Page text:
Onto the next inquiry, how to decide whether your relationship is ready to taste twelve varieties of coconut cake and learn the beauty of Mail Merge (it’s a real thing, and it’s fabulous)! To a person who has not had the “he’s the one” or “when you know, you just know” experience that I keep hearing wonderful things about, this may be more difficult to determine. It would seem that there are several ways to navigate this.
After having numerous patients with suffering marriages, it’s scary to think that you never know what challenges your relationship may face several years down the road. For example, Romeo and Juliet have a passionate love affair and are crazy about each other, meet each other’s families, hit it off, move in together, get engaged, and have the big wedding. Three years later they could be faced with infertility, a child with special needs, or a parent with Alzheimer’s. When we are deciding on a life partner, we never know what challenges will be around the corner. So, how do we know that our potential life partner will be supportive and a dependable teammate through these future obstacles? We don’t know for sure and I’m personally not in possession of psychic powers. We must therefore base this decision on our shared values and faith in our love for one another.
Having shared values, it would seem, has great impact on determining long-term compatibility potential. History shows that having different favorite music styles, preferring chocolate or vanilla ice cream, and varying ideas on how to properly load a dishwasher can be overcome and still result in a healthy marriage. If partners disagree on appropriate ways to budget, discipline children, and interact with their in-laws, that has potential for some larger challenges.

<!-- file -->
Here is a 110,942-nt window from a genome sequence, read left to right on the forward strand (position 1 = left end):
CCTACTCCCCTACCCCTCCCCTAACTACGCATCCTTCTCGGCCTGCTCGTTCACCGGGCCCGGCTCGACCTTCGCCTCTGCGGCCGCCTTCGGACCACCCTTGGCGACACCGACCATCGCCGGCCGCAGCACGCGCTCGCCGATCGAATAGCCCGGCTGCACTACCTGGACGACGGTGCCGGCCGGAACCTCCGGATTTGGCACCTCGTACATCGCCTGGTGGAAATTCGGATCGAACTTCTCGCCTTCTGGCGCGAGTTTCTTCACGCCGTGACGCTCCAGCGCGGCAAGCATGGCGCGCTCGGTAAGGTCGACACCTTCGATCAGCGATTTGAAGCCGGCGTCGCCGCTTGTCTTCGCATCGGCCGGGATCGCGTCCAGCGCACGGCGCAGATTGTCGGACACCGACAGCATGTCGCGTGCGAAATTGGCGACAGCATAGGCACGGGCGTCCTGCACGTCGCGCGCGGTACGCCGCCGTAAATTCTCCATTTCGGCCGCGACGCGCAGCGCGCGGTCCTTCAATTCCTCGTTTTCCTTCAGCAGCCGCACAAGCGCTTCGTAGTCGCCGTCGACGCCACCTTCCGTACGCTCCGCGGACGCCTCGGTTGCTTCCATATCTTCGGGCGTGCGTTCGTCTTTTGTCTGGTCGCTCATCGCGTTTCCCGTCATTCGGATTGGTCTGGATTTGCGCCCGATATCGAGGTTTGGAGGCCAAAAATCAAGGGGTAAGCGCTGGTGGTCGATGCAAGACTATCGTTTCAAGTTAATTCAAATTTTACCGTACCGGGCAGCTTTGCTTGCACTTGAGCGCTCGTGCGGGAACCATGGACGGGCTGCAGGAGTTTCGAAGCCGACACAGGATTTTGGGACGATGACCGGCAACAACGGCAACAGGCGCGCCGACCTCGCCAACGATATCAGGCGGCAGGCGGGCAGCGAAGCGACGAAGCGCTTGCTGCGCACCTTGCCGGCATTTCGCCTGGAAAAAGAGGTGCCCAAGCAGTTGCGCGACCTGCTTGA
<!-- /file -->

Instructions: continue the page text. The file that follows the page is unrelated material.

Before making the decision about whether this relationship could last the test of time, it would seem important to evaluate each person’s expectations and values to determine if you are compatible. So, the big issues to avoid on a first date would seem necessary to de-construct before walking down the aisle: child-rearing, each partner’s role, religion, money, and so on.
Many religious communities require that this discussion happen before they will perform the ceremony in their place of worship. This is probably a good place to plug pre-martial counseling with a licensed mental health professional! A person in the clergy or a trusted couple with a healthy and happy marriage may also be a source of help. In talking with patients, it amazes me how many discussions were not had about these big issues prior to marriage.
In conclusion, deciding who you will marry is arguably the biggest decision of a person’s life. It is a decision that requires you to have both an internal process and discussion with your potential partner regarding three big umbrella questions: What would change between us? Do we have faith that this person will remain our supporter and teammate when faced with obstacles? Do we share in the same core values and expectations?
Caitlin Kline, MSW, LCSW, is a clinical therapist at Ellison & Associates of Raleigh. Caitlin has experience working with children, adolescents, adults, and couples in managing their mental health and overcoming life’s obstacles. Caitlin works alongside Dr. Maxlyn L. Ellison, psychiatrist, to provide a comprehensive mental healthcare team. You can find Ellison & Associates of Raleigh at www.eapsych.com.